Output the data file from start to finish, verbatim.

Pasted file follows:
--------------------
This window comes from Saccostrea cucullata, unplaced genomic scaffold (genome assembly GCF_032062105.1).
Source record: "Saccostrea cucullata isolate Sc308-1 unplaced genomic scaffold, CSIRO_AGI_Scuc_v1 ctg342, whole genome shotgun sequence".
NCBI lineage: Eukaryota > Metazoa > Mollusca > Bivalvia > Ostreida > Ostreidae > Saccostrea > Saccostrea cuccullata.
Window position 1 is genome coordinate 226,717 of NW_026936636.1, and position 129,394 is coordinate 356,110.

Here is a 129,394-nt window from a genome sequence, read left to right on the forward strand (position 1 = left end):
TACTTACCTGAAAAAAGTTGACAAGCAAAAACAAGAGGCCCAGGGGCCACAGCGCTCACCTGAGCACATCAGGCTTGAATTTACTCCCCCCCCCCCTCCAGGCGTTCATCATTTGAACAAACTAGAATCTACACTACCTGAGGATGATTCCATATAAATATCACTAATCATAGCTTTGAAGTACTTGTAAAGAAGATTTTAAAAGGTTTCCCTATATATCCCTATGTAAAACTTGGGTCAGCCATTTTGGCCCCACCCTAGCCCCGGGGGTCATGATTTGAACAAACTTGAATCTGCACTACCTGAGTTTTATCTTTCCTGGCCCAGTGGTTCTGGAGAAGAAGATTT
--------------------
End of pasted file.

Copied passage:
This window comes from Saccostrea cucullata, unplaced genomic scaffold (genome assembly GCF_032062105.1).
Source record: "Saccostrea cucullata isolate Sc308-1 unplaced genomic scaffold, CSIRO_AGI_Scuc_v1 ctg342, whole genome shotgun sequence".
NCBI lineage: Eukaryota > Metazoa > Mollusca > Bivalvia > Ostreida > Ostreidae > Saccostrea > Saccostrea cuccullata.
Window position 1 is genome coordinate 226,717 of NW_026936636.1, and position 129,394 is coordinate 356,110.

Here is a 129,394-nt window from a genome sequence, read left to right on the forward strand (position 1 = left end):
TACTTACCTGAAAAAAGTTGACAAGCAAAAACAAGAGGCCCAGGGGCCACAGCGCTCACCTGAGCACATCAGGCTTGAATTTACTCCCCCCCCCCCTCCAGGCGTTCATCATTTGAACAAACTAGAATCTACACTACCTGAGGATGATTCCATATAAATATCACTAATCATAGCTTTGAAGTACTTGTAAAGAAGATTTTAAAAGGTTTCCCTATATATCCCTATGTAAAACTTGGGTCAGCCATTTTGGCCCCACCCTAGCCCCGGGGGTCATGATTTGAACAAACTTGAATCTGCACTACCTGAGTTTTATCTTTCCTGGCCCAGTGGTTCTGGAGAAGAAGATTT